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Artificial pacemakers, with their generators and wire leads, can be either external or internal devices. Generally, they are small battery-run devices which help a heart beat in regular rhythm. The artificial pacemaker produces an electrical impulse which stimulates the heart to beat.
The heart has a natural pacemaker called the sinoatrial node (SA node). The SA node includes specialized cells at the top level of the upper chamber in the heart which help the heart maintain its beat under normal circumstances. Chambers of the heart contract when an electrical impulse moves across each one.
In order for a heart to maintain its beat correctly, that signal has to travel via specific pathways to get to the lower heart chambers, the ventricles. If the natural SA pacemaker fails, it can result in one's heart beating too slow, too fast, or too irregularly. This is one reason an artificial pacemaker would be needed. Rhythm problems might also occur due to blockage of the electrical pathway in the heart. This is another reason an artificial pacemaker might be needed.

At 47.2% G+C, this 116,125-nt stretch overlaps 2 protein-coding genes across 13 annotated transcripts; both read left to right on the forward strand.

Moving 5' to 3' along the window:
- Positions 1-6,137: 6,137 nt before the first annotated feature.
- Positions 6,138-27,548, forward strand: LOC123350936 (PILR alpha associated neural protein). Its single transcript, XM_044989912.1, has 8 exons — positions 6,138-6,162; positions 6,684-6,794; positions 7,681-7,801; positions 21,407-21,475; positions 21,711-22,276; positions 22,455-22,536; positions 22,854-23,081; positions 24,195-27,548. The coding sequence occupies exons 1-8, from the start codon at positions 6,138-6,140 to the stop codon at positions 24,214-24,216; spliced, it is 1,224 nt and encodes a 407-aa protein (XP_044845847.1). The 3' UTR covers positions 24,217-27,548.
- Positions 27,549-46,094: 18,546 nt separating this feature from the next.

The artificial pacemaker generator is typically implanted under the skin through a small incision. An electrode is implanted adjacent to a wall in the heart, and electrical charges move via that wire toward the heart. The generator is connected to the heart by other small wires. Impulses flow through the leads to the heart and are timed to flow at regular intervals, just like the impulses from the heart's natural pacemaker. Artificial pacemakers have sensor modes which prevent pacemakers from sending an impulse if one's heartbeat gets above certain levels.
Wilson Greatbatch invented pacemakers in 1958. He installed one resistor that had the incorrect resistance while he built an oscillator for recording heart sounds. It started to give an electrical pulse. At that point, he realized that this device might potentially be utilized to regulate heart function. Later, he invented a lithium battery which could power pacemakers.
Arne Larsson, a Swedish engineer, was the first individual to get a pacemaker internally. Viral infection had damaged the electrical circuits in his heart. That caused bradycardia, lessened blood flow toward the brain, and recurring problems which resulted in fainting. On 8 October 1958, heart surgeon Dr. Ake Senning and electronics engineer Dr. Rune Elmquist put together a small pacemaker and implanted it into Larsson's chest. The pacemaker was so successful that Larsson lived to be age 86; he died of melanoma, not heart disease.